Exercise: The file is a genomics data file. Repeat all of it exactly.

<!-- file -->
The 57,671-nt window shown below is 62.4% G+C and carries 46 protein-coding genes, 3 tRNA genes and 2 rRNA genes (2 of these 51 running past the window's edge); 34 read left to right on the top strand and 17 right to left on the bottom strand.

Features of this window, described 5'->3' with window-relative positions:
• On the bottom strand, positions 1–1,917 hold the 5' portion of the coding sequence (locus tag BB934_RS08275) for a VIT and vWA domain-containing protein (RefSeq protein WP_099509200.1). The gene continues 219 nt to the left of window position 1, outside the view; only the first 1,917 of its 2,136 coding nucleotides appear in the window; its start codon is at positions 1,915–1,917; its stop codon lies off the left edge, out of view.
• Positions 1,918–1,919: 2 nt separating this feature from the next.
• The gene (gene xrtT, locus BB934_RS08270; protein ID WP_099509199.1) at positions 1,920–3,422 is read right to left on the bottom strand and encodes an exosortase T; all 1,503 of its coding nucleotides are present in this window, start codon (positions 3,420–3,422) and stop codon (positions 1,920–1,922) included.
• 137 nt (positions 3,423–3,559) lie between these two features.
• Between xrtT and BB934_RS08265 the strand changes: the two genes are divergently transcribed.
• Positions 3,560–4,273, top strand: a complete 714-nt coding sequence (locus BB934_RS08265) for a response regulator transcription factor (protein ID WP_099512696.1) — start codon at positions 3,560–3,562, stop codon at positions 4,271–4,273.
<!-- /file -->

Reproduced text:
The 57,671-nt window shown below is 62.4% G+C and carries 46 protein-coding genes, 3 tRNA genes and 2 rRNA genes (2 of these 51 running past the window's edge); 34 read left to right on the top strand and 17 right to left on the bottom strand.

Features of this window, described 5'->3' with window-relative positions:
• On the bottom strand, positions 1–1,917 hold the 5' portion of the coding sequence (locus tag BB934_RS08275) for a VIT and vWA domain-containing protein (RefSeq protein WP_099509200.1). The gene continues 219 nt to the left of window position 1, outside the view; only the first 1,917 of its 2,136 coding nucleotides appear in the window; its start codon is at positions 1,915–1,917; its stop codon lies off the left edge, out of view.
• Positions 1,918–1,919: 2 nt separating this feature from the next.
• The gene (gene xrtT, locus BB934_RS08270; protein ID WP_099509199.1) at positions 1,920–3,422 is read right to left on the bottom strand and encodes an exosortase T; all 1,503 of its coding nucleotides are present in this window, start codon (positions 3,420–3,422) and stop codon (positions 1,920–1,922) included.
• 137 nt (positions 3,423–3,559) lie between these two features.
• Between xrtT and BB934_RS08265 the strand changes: the two genes are divergently transcribed.
• Positions 3,560–4,273, top strand: a complete 714-nt coding sequence (locus BB934_RS08265) for a response regulator transcription factor (protein ID WP_099512696.1) — start codon at positions 3,560–3,562, stop codon at positions 4,271–4,273.